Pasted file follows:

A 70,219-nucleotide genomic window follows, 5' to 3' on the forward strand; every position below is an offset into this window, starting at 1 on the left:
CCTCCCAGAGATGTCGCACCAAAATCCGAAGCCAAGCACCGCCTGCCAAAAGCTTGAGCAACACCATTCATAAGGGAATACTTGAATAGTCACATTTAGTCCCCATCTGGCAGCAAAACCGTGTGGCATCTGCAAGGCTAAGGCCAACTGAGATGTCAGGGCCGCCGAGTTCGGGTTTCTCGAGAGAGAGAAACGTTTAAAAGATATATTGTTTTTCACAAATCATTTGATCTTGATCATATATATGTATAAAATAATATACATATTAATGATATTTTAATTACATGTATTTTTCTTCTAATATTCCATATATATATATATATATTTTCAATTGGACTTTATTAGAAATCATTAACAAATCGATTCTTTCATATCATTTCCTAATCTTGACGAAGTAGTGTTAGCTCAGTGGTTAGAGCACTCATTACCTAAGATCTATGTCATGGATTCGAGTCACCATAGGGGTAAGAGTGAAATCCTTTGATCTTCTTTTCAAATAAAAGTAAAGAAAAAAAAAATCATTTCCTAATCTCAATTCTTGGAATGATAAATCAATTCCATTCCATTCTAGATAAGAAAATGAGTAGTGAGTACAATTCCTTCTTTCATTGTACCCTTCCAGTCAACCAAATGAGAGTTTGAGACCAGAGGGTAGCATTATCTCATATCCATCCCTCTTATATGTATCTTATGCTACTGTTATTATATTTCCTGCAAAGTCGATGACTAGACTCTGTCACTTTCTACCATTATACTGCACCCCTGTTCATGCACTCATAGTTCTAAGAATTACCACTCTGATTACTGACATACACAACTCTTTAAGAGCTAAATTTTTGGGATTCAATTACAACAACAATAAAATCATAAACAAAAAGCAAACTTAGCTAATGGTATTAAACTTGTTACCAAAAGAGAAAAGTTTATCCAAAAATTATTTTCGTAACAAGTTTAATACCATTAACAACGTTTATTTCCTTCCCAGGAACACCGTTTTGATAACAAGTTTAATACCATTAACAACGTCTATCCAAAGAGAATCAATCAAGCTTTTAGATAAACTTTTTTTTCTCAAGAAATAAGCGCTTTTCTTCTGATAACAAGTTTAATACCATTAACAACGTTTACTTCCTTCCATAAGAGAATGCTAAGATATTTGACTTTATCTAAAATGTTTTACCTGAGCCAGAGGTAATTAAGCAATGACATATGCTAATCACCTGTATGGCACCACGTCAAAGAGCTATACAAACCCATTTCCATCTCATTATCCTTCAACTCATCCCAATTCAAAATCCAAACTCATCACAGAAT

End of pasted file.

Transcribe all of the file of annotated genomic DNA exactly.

A 70,219-nucleotide genomic window follows, 5' to 3' on the forward strand; every position below is an offset into this window, starting at 1 on the left:
CCTCCCAGAGATGTCGCACCAAAATCCGAAGCCAAGCACCGCCTGCCAAAAGCTTGAGCAACACCATTCATAAGGGAATACTTGAATAGTCACATTTAGTCCCCATCTGGCAGCAAAACCGTGTGGCATCTGCAAGGCTAAGGCCAACTGAGATGTCAGGGCCGCCGAGTTCGGGTTTCTCGAGAGAGAGAAACGTTTAAAAGATATATTGTTTTTCACAAATCATTTGATCTTGATCATATATATGTATAAAATAATATACATATTAATGATATTTTAATTACATGTATTTTTCTTCTAATATTCCATATATATATATATATATTTTCAATTGGACTTTATTAGAAATCATTAACAAATCGATTCTTTCATATCATTTCCTAATCTTGACGAAGTAGTGTTAGCTCAGTGGTTAGAGCACTCATTACCTAAGATCTATGTCATGGATTCGAGTCACCATAGGGGTAAGAGTGAAATCCTTTGATCTTCTTTTCAAATAAAAGTAAAGAAAAAAAAAATCATTTCCTAATCTCAATTCTTGGAATGATAAATCAATTCCATTCCATTCTAGATAAGAAAATGAGTAGTGAGTACAATTCCTTCTTTCATTGTACCCTTCCAGTCAACCAAATGAGAGTTTGAGACCAGAGGGTAGCATTATCTCATATCCATCCCTCTTATATGTATCTTATGCTACTGTTATTATATTTCCTGCAAAGTCGATGACTAGACTCTGTCACTTTCTACCATTATACTGCACCCCTGTTCATGCACTCATAGTTCTAAGAATTACCACTCTGATTACTGACATACACAACTCTTTAAGAGCTAAATTTTTGGGATTCAATTACAACAACAATAAAATCATAAACAAAAAGCAAACTTAGCTAATGGTATTAAACTTGTTACCAAAAGAGAAAAGTTTATCCAAAAATTATTTTCGTAACAAGTTTAATACCATTAACAACGTTTATTTCCTTCCCAGGAACACCGTTTTGATAACAAGTTTAATACCATTAACAACGTCTATCCAAAGAGAATCAATCAAGCTTTTAGATAAACTTTTTTTTCTCAAGAAATAAGCGCTTTTCTTCTGATAACAAGTTTAATACCATTAACAACGTTTACTTCCTTCCATAAGAGAATGCTAAGATATTTGACTTTATCTAAAATGTTTTACCTGAGCCAGAGGTAATTAAGCAATGACATATGCTAATCACCTGTATGGCACCACGTCAAAGAGCTATACAAACCCATTTCCATCTCATTATCCTTCAACTCATCCCAATTCAAAATCCAAACTCATCACAGAAT